The castrati of 16th-century Rome – singers known for their angelic, falsetto voices equivalent to those of sopranos – were often the most celebrated in the chorus. While their voices were beautiful, the male singers designated as castrati earned their title through a disturbing ritual; these chosen young men were castrated before puberty so they would never reach sexual maturity.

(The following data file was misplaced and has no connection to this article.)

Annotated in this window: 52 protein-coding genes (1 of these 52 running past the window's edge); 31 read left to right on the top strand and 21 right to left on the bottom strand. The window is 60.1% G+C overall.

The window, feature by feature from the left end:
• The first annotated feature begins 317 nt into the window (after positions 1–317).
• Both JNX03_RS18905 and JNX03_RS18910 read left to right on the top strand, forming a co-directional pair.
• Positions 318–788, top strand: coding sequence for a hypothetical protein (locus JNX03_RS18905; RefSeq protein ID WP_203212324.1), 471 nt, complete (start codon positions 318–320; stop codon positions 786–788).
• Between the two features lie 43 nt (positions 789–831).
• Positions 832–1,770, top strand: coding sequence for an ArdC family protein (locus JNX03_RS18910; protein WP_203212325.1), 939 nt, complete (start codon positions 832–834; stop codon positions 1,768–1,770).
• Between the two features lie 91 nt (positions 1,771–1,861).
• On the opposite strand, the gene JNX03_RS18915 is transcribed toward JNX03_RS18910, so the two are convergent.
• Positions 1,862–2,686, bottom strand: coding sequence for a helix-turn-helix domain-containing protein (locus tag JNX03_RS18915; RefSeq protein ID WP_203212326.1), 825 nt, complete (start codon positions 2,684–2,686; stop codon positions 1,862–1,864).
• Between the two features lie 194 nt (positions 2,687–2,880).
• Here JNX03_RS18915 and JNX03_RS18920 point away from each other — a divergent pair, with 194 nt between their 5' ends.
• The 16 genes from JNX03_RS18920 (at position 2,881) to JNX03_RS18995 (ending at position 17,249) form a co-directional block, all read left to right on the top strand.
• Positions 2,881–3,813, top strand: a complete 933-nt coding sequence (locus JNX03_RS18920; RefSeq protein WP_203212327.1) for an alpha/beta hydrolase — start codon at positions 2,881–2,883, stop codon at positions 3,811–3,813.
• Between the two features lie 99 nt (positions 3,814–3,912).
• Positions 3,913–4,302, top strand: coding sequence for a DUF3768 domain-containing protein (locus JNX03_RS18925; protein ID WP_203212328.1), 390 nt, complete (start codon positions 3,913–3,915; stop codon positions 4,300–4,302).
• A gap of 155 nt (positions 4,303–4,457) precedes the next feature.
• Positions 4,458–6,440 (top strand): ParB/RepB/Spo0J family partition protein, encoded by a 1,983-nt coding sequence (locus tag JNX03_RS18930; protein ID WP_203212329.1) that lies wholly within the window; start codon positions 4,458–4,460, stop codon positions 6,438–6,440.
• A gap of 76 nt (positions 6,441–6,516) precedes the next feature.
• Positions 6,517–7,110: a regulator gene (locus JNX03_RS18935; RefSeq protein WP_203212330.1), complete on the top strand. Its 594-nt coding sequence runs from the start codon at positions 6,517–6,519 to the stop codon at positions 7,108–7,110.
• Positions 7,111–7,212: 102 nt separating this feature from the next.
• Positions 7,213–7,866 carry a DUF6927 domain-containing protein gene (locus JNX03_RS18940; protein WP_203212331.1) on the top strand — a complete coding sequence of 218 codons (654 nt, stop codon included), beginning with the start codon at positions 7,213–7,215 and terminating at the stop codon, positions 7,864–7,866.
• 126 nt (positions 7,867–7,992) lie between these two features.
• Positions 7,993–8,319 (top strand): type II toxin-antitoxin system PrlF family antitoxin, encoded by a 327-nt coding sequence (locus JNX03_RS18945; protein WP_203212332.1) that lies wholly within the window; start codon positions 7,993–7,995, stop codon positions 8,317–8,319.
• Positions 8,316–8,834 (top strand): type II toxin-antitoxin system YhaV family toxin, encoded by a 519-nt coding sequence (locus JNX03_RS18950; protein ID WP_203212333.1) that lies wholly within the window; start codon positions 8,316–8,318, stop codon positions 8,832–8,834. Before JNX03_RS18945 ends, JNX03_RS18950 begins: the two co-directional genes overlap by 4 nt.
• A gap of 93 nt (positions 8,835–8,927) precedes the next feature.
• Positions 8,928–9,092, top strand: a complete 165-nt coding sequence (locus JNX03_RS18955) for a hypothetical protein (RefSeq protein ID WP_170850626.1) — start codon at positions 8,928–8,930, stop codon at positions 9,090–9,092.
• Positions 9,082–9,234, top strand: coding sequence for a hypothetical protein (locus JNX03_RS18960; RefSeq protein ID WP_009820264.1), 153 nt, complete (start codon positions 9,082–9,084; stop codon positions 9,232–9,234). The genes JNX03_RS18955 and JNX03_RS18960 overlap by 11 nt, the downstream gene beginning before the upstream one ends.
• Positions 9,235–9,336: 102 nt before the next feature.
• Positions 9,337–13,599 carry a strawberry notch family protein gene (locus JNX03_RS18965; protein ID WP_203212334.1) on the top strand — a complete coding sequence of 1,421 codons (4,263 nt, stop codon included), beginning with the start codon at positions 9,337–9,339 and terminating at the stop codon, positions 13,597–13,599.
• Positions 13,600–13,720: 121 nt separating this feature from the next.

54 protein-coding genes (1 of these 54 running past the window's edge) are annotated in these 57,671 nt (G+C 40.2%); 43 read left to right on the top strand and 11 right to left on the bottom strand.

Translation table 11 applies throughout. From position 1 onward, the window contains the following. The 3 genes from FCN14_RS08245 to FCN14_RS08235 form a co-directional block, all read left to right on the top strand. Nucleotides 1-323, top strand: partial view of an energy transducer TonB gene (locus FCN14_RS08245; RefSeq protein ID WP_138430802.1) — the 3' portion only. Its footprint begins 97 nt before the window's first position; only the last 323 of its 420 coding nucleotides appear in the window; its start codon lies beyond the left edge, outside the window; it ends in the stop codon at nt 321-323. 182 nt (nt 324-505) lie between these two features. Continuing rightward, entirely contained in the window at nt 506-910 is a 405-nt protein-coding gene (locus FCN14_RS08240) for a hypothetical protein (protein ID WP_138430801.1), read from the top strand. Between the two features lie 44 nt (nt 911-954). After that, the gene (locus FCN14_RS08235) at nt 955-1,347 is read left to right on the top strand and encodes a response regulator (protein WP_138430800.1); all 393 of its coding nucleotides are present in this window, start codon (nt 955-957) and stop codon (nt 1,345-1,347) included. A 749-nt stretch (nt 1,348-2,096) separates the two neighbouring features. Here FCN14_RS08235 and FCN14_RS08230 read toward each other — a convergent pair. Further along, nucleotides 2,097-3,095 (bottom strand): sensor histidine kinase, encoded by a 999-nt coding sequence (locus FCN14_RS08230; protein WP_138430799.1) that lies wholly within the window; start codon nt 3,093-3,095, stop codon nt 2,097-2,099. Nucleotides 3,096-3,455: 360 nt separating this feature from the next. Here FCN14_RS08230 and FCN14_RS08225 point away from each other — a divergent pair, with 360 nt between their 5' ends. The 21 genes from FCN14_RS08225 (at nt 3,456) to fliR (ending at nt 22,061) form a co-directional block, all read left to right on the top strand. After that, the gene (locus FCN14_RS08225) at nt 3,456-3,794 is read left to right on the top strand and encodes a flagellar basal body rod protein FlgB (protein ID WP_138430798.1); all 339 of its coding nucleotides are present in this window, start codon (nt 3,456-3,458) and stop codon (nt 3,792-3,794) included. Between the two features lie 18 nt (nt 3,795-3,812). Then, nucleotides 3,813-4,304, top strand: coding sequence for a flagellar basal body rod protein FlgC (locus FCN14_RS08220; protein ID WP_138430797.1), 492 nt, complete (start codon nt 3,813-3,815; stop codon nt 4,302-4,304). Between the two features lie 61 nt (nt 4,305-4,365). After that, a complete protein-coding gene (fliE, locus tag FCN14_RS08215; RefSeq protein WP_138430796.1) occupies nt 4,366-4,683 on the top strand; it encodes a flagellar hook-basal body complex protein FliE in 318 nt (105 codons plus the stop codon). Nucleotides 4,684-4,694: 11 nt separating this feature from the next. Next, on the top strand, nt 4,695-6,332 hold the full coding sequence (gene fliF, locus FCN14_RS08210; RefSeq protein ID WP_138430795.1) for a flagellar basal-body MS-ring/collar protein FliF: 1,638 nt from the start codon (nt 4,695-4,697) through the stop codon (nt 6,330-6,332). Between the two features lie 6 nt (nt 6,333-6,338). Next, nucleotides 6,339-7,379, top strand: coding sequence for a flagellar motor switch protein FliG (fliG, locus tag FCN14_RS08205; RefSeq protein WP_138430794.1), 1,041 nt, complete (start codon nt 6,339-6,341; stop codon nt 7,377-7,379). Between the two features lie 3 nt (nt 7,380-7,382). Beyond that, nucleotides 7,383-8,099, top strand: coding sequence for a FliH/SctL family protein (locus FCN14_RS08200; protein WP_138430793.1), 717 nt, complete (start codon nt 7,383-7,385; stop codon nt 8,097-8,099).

When the Pope banned women from public singing in the mid-16th century, opera itself was seemingly threatened. Young boys filled in for a time, but boys' voices naturally dropped when they reached puberty. To remedy this alleged issue, the Romans resorted to body modification. These Italian singers left a dark legacy in their wake: adults trapped in prepubescent bodies. While castrati singers no longer exist, the disturbing tale of their origin – as well as the late date at which the practice was still enforced – remains.